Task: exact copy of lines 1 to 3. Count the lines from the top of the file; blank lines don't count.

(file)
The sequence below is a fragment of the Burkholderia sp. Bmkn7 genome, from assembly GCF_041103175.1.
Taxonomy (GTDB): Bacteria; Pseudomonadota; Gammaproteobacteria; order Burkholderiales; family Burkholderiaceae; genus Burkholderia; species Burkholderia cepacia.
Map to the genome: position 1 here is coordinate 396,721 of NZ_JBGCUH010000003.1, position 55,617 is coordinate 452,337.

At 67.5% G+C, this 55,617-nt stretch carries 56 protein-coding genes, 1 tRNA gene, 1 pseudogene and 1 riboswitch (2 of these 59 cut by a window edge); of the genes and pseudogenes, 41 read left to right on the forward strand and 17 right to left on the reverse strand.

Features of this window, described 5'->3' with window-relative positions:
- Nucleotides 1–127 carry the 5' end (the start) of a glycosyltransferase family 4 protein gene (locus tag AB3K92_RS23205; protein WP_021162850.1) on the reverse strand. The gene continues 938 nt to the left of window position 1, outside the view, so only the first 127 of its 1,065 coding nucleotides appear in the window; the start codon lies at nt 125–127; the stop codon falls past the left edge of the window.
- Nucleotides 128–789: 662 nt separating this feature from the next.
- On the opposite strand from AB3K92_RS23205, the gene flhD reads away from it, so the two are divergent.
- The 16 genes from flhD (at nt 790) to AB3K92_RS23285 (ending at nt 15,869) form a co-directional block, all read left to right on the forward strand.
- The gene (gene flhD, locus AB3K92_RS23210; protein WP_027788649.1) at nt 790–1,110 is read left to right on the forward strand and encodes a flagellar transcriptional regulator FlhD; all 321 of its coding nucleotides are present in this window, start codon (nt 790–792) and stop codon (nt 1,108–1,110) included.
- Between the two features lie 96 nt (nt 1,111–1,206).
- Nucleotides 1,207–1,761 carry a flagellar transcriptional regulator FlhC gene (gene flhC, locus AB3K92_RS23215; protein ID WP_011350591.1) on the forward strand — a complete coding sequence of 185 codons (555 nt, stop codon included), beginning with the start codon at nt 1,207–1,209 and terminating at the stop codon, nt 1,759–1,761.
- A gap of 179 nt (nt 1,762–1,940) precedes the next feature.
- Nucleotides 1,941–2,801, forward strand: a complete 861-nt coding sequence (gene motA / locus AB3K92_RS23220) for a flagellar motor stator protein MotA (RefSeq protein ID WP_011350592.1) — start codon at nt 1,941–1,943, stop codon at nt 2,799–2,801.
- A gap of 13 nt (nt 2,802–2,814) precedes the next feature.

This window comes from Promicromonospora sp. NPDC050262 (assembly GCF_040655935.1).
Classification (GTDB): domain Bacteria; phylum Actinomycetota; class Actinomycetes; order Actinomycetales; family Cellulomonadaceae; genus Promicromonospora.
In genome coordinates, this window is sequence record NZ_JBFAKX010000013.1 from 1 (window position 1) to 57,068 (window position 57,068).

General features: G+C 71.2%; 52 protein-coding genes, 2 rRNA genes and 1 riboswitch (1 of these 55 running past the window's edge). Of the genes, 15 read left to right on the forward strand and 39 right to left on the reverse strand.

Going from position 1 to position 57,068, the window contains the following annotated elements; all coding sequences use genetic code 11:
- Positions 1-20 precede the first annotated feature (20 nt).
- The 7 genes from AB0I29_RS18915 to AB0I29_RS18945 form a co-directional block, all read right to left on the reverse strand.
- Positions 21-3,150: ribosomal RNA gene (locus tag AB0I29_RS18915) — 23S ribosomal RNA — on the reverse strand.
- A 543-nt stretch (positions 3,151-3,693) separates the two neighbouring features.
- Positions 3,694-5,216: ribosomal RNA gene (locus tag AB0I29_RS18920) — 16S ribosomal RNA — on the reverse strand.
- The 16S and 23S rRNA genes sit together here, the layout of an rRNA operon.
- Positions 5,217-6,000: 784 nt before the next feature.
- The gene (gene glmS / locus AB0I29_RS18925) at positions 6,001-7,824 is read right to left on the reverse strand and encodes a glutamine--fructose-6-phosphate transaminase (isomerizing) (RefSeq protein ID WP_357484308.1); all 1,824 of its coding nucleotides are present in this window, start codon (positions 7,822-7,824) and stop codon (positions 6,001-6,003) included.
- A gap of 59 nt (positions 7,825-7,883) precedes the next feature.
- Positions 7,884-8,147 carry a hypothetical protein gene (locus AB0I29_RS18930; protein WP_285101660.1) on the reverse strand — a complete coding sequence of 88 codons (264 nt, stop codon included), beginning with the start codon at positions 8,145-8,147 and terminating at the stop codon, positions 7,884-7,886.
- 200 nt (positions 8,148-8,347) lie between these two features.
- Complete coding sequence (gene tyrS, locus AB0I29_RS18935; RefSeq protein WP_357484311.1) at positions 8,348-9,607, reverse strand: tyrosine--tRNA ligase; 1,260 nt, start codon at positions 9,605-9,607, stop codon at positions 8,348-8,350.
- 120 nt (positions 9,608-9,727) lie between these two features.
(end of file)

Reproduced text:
The sequence below is a fragment of the Burkholderia sp. Bmkn7 genome, from assembly GCF_041103175.1.
Taxonomy (GTDB): Bacteria; Pseudomonadota; Gammaproteobacteria; order Burkholderiales; family Burkholderiaceae; genus Burkholderia; species Burkholderia cepacia.
Map to the genome: position 1 here is coordinate 396,721 of NZ_JBGCUH010000003.1, position 55,617 is coordinate 452,337.